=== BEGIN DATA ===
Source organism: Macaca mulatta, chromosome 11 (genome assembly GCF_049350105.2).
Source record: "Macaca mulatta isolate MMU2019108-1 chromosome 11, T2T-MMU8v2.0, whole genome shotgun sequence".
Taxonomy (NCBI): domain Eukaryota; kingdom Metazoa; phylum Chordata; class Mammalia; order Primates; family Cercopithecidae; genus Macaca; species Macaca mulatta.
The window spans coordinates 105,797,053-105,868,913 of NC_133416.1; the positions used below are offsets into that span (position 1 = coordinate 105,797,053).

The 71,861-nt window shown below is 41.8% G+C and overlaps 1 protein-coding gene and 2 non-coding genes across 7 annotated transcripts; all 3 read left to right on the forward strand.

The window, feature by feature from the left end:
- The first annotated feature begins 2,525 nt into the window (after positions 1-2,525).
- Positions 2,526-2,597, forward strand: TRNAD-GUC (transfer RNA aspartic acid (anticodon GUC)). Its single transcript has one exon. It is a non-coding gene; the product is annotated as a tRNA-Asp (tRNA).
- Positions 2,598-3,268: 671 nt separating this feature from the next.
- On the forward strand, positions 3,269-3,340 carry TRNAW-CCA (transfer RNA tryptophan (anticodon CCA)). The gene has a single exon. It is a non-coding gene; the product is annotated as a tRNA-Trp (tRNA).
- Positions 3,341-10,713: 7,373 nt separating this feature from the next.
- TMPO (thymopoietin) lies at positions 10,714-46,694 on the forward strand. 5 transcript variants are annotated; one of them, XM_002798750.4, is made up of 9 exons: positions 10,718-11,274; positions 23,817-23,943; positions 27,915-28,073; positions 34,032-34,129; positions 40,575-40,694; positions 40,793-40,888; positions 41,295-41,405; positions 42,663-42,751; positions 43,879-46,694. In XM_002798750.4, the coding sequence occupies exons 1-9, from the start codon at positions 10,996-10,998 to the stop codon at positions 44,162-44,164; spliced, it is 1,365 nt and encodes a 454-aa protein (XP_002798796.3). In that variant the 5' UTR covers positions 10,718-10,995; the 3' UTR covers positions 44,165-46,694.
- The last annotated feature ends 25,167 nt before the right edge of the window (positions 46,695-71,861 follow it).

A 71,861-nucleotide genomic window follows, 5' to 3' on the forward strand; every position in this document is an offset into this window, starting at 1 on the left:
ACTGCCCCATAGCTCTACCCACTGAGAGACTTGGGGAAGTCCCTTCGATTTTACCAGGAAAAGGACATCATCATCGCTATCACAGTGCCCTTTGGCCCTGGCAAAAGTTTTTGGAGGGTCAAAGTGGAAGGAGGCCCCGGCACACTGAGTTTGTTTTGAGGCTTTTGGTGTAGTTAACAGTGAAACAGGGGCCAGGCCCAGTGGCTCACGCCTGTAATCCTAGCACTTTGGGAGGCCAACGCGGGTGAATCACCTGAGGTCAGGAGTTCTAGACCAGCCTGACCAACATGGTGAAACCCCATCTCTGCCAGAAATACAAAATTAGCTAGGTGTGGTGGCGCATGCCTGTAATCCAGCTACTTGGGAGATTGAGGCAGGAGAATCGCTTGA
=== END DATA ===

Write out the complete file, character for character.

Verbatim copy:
Source organism: Macaca mulatta, chromosome 11 (genome assembly GCF_049350105.2).
Source record: "Macaca mulatta isolate MMU2019108-1 chromosome 11, T2T-MMU8v2.0, whole genome shotgun sequence".
Taxonomy (NCBI): domain Eukaryota; kingdom Metazoa; phylum Chordata; class Mammalia; order Primates; family Cercopithecidae; genus Macaca; species Macaca mulatta.
The window spans coordinates 105,797,053-105,868,913 of NC_133416.1; the positions used below are offsets into that span (position 1 = coordinate 105,797,053).

The 71,861-nt window shown below is 41.8% G+C and overlaps 1 protein-coding gene and 2 non-coding genes across 7 annotated transcripts; all 3 read left to right on the forward strand.

The window, feature by feature from the left end:
- The first annotated feature begins 2,525 nt into the window (after positions 1-2,525).
- Positions 2,526-2,597, forward strand: TRNAD-GUC (transfer RNA aspartic acid (anticodon GUC)). Its single transcript has one exon. It is a non-coding gene; the product is annotated as a tRNA-Asp (tRNA).
- Positions 2,598-3,268: 671 nt separating this feature from the next.
- On the forward strand, positions 3,269-3,340 carry TRNAW-CCA (transfer RNA tryptophan (anticodon CCA)). The gene has a single exon. It is a non-coding gene; the product is annotated as a tRNA-Trp (tRNA).
- Positions 3,341-10,713: 7,373 nt separating this feature from the next.
- TMPO (thymopoietin) lies at positions 10,714-46,694 on the forward strand. 5 transcript variants are annotated; one of them, XM_002798750.4, is made up of 9 exons: positions 10,718-11,274; positions 23,817-23,943; positions 27,915-28,073; positions 34,032-34,129; positions 40,575-40,694; positions 40,793-40,888; positions 41,295-41,405; positions 42,663-42,751; positions 43,879-46,694. In XM_002798750.4, the coding sequence occupies exons 1-9, from the start codon at positions 10,996-10,998 to the stop codon at positions 44,162-44,164; spliced, it is 1,365 nt and encodes a 454-aa protein (XP_002798796.3). In that variant the 5' UTR covers positions 10,718-10,995; the 3' UTR covers positions 44,165-46,694.
- The last annotated feature ends 25,167 nt before the right edge of the window (positions 46,695-71,861 follow it).

A 71,861-nucleotide genomic window follows, 5' to 3' on the forward strand; every position in this document is an offset into this window, starting at 1 on the left:
ACTGCCCCATAGCTCTACCCACTGAGAGACTTGGGGAAGTCCCTTCGATTTTACCAGGAAAAGGACATCATCATCGCTATCACAGTGCCCTTTGGCCCTGGCAAAAGTTTTTGGAGGGTCAAAGTGGAAGGAGGCCCCGGCACACTGAGTTTGTTTTGAGGCTTTTGGTGTAGTTAACAGTGAAACAGGGGCCAGGCCCAGTGGCTCACGCCTGTAATCCTAGCACTTTGGGAGGCCAACGCGGGTGAATCACCTGAGGTCAGGAGTTCTAGACCAGCCTGACCAACATGGTGAAACCCCATCTCTGCCAGAAATACAAAATTAGCTAGGTGTGGTGGCGCATGCCTGTAATCCAGCTACTTGGGAGATTGAGGCAGGAGAATCGCTTGA